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A Project of The Annenberg Public Policy Center

Blanket Pardons

Q: Can a president issue a blanket pardon to an individual for crimes that may have been committed in the past but have not yet been discovered?

A: Yes. That’s just what Gerald Ford did when he granted “a full, free, and absolute pardon” to Richard Nixon for crimes he “has committed or may have committed” while in office.


Ford granted the blanket pardon to former president Nixon on Sept. 8, 1974, a month after Nixon had resigned from office in the wake of the Watergate scandal.

Nixon faced certain impeachment by the House and probable conviction and removal from office by the Senate as a result of evidence showing that he had ordered a criminal cover-up of the role of White House and campaign operatives in the illegal wiretapping of Democratic National Committee headquarters. Tape recordings of Nixon’s conversations that took place in the Oval Office just days after burglars were arrested inside DNC offices on June 17, 1972, showed that the president knew his own attorney general, John Mitchell, and other subordinates were involved and that he ordered the FBI to halt its investigation on spurious national security grounds.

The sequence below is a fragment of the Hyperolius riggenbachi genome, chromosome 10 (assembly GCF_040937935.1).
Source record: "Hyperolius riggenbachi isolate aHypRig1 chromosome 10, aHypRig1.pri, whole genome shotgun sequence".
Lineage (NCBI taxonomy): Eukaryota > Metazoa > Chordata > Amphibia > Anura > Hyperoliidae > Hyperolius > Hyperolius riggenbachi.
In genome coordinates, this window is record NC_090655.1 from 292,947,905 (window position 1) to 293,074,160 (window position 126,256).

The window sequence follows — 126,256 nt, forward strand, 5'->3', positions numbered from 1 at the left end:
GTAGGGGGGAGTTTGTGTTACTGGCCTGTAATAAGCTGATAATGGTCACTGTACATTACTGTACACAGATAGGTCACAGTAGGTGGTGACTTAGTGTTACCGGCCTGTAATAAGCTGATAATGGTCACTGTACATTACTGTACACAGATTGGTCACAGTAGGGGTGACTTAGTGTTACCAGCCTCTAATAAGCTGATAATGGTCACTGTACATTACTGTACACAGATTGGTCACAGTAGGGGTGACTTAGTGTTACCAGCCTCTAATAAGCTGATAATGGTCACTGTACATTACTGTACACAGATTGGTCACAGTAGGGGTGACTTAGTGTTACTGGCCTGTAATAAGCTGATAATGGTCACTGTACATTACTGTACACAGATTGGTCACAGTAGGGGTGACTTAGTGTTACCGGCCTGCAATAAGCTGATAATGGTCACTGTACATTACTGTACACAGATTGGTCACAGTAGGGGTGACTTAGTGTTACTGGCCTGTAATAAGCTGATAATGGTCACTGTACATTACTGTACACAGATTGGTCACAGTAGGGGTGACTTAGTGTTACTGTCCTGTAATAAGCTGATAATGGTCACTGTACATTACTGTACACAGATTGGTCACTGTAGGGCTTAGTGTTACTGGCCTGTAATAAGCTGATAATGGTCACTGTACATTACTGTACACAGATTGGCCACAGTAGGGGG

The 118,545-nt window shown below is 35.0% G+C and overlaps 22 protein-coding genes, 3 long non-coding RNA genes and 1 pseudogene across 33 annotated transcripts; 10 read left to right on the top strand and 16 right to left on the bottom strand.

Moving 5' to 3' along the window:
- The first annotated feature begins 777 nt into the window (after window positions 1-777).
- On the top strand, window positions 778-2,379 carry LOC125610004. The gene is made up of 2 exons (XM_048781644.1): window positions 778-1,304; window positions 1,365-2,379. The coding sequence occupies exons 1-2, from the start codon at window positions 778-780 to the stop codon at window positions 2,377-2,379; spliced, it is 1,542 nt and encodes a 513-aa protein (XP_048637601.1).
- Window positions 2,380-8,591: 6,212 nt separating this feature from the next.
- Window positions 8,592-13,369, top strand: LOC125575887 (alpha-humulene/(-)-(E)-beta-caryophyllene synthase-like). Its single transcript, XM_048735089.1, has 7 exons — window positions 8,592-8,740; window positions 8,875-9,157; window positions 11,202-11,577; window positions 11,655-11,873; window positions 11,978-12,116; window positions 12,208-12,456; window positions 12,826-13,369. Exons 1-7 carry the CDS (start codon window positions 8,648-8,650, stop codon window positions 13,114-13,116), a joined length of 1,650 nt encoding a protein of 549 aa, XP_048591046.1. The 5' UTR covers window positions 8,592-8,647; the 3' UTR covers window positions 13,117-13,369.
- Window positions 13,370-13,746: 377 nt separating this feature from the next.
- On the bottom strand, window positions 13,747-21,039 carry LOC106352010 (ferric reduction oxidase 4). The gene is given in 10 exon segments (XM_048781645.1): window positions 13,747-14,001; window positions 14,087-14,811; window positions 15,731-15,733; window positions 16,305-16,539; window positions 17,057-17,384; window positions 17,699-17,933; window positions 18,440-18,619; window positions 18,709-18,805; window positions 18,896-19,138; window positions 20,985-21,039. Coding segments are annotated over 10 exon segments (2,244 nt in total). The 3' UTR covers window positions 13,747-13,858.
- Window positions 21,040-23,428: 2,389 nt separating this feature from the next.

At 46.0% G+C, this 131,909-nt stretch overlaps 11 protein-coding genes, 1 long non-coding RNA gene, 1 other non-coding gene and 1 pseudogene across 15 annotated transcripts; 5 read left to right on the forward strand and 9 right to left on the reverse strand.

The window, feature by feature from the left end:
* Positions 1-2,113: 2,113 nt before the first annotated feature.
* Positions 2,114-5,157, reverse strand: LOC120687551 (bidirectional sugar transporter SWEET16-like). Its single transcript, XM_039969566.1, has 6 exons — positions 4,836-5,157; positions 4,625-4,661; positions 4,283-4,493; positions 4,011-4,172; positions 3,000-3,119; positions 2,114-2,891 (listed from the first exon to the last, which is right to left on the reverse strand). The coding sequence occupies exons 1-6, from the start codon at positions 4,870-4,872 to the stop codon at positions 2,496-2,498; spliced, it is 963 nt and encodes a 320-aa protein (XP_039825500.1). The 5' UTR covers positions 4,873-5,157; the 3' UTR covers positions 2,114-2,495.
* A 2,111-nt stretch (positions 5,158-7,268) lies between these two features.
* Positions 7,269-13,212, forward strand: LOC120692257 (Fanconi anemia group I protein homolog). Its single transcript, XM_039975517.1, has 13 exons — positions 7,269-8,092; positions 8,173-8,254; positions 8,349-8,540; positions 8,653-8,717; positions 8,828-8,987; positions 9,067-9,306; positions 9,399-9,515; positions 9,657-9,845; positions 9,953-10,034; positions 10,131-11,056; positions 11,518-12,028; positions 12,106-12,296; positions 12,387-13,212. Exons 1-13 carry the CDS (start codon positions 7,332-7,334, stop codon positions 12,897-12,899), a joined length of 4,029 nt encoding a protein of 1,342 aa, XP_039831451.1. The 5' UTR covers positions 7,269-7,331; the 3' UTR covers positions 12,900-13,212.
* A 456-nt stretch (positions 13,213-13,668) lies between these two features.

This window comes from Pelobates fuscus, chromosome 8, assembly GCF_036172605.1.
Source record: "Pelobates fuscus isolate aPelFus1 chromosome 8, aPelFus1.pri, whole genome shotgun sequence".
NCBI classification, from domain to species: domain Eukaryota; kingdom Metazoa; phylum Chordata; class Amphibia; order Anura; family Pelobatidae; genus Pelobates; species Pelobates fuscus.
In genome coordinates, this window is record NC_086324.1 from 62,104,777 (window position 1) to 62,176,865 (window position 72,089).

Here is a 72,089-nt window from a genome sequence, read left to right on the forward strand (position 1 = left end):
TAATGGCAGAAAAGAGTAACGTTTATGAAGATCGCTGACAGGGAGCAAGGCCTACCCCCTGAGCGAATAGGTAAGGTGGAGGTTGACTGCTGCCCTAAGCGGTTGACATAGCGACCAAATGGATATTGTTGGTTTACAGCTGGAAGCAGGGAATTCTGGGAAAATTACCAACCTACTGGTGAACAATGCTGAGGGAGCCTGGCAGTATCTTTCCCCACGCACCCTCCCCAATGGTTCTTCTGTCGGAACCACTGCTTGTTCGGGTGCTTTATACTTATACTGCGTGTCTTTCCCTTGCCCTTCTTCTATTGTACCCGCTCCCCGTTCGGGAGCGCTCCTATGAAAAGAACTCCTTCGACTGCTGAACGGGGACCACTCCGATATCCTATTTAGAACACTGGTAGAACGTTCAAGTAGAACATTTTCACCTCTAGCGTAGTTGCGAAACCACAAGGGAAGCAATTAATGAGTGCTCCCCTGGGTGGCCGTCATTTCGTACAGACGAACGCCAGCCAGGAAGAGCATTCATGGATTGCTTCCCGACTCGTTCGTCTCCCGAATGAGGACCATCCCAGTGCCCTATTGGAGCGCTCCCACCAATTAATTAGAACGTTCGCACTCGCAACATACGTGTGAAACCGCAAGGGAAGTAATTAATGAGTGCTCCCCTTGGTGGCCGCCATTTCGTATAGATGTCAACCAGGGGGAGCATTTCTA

Ford’s pardon ended any possibility of Nixon being prosecuted criminally. It covered more than obstruction of justice, however. It excused Nixon for “all offenses against the United States which he, Richard Nixon, has committed or may have committed or taken part in” during the period from January 20, 1969, through August 9, 1974. In short, Ford’s pardon covered any crimes Nixon may have committed between the time he was sworn in for his first term and the day he resigned.

The full text of the pardon can be seen at the Web site of the Gerald R. Ford Library and Museum. An image of the actual document may be viewed at the Watergate.info Web site, which is the project of an Australian teacher.

-Brooks Jackson